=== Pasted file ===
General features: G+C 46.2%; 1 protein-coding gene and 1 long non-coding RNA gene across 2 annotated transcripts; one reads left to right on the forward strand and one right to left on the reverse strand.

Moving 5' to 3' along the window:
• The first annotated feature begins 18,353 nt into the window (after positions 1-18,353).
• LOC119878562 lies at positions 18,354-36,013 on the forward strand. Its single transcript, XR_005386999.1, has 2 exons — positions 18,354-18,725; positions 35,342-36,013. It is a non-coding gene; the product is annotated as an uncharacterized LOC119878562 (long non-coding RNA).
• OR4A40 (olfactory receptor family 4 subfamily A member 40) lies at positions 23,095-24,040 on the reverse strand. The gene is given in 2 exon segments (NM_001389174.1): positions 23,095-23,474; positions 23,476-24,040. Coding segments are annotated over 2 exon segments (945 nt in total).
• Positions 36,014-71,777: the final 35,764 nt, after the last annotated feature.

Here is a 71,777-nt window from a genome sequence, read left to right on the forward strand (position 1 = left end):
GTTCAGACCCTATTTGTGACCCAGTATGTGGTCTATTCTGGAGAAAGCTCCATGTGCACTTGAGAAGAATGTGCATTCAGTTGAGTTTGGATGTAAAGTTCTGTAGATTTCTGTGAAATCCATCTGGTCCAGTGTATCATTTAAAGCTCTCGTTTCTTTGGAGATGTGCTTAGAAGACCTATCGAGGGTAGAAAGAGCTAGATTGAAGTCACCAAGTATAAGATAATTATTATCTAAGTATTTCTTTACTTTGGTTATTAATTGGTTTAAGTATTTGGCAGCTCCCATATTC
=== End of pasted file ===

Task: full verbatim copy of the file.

General features: G+C 46.2%; 1 protein-coding gene and 1 long non-coding RNA gene across 2 annotated transcripts; one reads left to right on the forward strand and one right to left on the reverse strand.

Moving 5' to 3' along the window:
• The first annotated feature begins 18,353 nt into the window (after positions 1-18,353).
• LOC119878562 lies at positions 18,354-36,013 on the forward strand. Its single transcript, XR_005386999.1, has 2 exons — positions 18,354-18,725; positions 35,342-36,013. It is a non-coding gene; the product is annotated as an uncharacterized LOC119878562 (long non-coding RNA).
• OR4A40 (olfactory receptor family 4 subfamily A member 40) lies at positions 23,095-24,040 on the reverse strand. The gene is given in 2 exon segments (NM_001389174.1): positions 23,095-23,474; positions 23,476-24,040. Coding segments are annotated over 2 exon segments (945 nt in total).
• Positions 36,014-71,777: the final 35,764 nt, after the last annotated feature.

Here is a 71,777-nt window from a genome sequence, read left to right on the forward strand (position 1 = left end):
GTTCAGACCCTATTTGTGACCCAGTATGTGGTCTATTCTGGAGAAAGCTCCATGTGCACTTGAGAAGAATGTGCATTCAGTTGAGTTTGGATGTAAAGTTCTGTAGATTTCTGTGAAATCCATCTGGTCCAGTGTATCATTTAAAGCTCTCGTTTCTTTGGAGATGTGCTTAGAAGACCTATCGAGGGTAGAAAGAGCTAGATTGAAGTCACCAAGTATAAGATAATTATTATCTAAGTATTTCTTTACTTTGGTTATTAATTGGTTTAAGTATTTGGCAGCTCCCATATTC